Wednesday, November 6, 2019
Yanked My Chain - Chain Store
Sometimes a puzzle just yanks your chain, which is exactly what happened with Chain Store.
One of the joys of attending the International Puzzle Party is spending time playing with the entries in the Nob Yoshigahara Puzzle Design Competition. This is a puzzling wonderland full of all sorts of new designs for a wide variety of puzzle types. There is something for everyone and I try to spend as much time as possible in the design competition room socializing with other puzzlers doing the same.
One entry in the IPP36 Nob Yoshigahara Puzzle Design Competition was Chain store, designed by Goh Pit Khiam. It was made by master craftsman Tom Lensch and won the Jury Honorable Mention award.
I looked at it and said to myself, how difficult could it be to put a 5-link chain in a box? Apparently, 5 links are plenty sufficient to provide all sorts of awkward positioning to frustrate the packing process. The links are 4x6 allowing the width of the link to just fit inside another link. And then what about the box? Do the links go in orthogonally or do they end up at an angle? I spent a lot of time hypothesizing how the links would sit within the box and then trying to orient the links in the direction that I needed. It turns out that turning links made from square material takes more forethought and planning than links made from cylindrical stock. In the end, it took more of an effort than I could muster in the design competition room.
Now I have a question for you. Would you rather buy a puzzle that you have already solved or that puzzle that you didn’t quit manage to solve? Personally, I tend to buy puzzles that I haven’t solved. Once I’ve solve a puzzle, I’ve basically scratched that itch. Of course, some puzzles are so brilliant you need to acquire a copy even after solving them to occasionally wonder at and show others. Case in point is Stumbling Blocks also by Goh Pit Khiam, and a top 10 vote getter in the IPP36 design competition. I solved Stumbling Blocks very quickly but the movement is so spectacular, I needed to acquire a copy.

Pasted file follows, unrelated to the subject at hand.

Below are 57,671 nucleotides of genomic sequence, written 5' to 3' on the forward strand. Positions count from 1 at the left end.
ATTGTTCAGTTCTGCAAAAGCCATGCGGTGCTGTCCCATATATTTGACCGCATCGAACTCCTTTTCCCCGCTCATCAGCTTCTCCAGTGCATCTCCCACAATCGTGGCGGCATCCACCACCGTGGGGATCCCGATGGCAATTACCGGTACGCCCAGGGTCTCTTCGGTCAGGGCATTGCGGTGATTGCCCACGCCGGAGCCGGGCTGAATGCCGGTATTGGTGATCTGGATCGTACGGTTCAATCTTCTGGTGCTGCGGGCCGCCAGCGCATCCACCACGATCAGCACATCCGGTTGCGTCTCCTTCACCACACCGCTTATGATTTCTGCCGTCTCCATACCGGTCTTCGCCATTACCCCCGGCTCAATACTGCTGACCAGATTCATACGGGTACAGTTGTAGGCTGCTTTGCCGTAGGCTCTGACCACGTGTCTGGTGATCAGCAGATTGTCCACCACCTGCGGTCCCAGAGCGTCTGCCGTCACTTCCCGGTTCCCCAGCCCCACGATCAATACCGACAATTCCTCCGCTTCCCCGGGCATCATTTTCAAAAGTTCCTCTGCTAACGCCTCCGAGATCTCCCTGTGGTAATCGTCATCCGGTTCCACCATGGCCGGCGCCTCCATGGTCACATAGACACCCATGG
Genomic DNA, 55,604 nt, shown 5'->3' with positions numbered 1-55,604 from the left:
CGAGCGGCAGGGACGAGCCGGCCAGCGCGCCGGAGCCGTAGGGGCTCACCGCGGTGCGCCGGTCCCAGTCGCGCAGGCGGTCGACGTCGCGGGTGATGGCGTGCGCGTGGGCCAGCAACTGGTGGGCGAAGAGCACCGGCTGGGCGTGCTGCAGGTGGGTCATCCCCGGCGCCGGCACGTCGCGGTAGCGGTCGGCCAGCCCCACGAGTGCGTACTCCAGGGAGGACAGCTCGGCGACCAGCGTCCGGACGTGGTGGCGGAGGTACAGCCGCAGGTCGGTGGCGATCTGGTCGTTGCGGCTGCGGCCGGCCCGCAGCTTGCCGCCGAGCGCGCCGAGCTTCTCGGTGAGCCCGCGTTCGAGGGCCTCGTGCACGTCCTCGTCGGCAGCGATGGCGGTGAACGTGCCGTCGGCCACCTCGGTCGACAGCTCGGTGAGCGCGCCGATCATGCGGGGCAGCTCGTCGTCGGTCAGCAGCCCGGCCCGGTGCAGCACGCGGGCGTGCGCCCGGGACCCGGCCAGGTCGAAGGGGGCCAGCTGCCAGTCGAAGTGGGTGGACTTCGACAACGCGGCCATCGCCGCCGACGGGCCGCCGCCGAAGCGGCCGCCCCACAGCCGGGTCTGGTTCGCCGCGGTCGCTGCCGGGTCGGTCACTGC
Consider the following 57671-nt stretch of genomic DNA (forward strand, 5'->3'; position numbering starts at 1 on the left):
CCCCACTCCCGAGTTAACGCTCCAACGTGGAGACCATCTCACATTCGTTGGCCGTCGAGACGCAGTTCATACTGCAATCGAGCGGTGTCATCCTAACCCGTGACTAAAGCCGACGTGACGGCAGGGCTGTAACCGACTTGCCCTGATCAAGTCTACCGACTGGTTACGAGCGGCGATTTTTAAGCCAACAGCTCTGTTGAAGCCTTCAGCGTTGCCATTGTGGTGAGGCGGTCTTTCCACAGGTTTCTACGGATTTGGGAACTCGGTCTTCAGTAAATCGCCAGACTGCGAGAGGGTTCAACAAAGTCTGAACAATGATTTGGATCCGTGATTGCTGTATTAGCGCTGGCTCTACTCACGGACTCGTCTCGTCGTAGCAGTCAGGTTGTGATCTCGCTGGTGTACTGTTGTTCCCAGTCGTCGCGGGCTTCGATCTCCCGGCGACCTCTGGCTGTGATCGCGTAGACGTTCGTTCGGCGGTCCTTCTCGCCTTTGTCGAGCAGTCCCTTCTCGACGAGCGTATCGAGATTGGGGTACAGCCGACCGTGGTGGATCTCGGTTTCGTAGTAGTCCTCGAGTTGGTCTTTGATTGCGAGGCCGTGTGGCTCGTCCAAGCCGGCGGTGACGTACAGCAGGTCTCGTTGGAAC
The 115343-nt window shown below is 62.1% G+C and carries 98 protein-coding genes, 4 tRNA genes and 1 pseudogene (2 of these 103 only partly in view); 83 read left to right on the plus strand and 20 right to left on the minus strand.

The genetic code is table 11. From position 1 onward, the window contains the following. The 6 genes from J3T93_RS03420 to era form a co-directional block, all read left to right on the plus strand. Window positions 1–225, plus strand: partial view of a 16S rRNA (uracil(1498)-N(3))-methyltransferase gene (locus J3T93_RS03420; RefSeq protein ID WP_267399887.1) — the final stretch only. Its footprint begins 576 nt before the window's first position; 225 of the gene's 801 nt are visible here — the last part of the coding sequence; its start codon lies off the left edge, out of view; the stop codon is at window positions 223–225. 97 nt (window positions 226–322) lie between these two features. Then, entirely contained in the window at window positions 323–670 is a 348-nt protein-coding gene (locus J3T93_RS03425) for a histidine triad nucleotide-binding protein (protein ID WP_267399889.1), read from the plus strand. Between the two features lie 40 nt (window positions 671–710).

When I saw Tom Lensch at the following Rochester Puzzle Picnic, I made sure to acquire a copy of Chain Store as well as Stumbling Blocks. After returning home, I played with Chain Store attempting to get all 5 of those links inside the box without peaking over the lip at the top. I had heard that an earlier version of the box was slightly bigger and that it allowed an alternate solution. While I was working on Chain Store, there were several times that I wished that I had the original box.
At some point, the chain was sufficiently yanked to turn the light bulb on and I managed to stuff those stubborn links into that wee little box. Once I discovered the required orientation for the links, I found that there is an elegant way to crumple up the chain to pack in the box.
I really liked this puzzle and if you are interested in acquiring a copy, Cubicdissection is planning on releasing a run in the near future.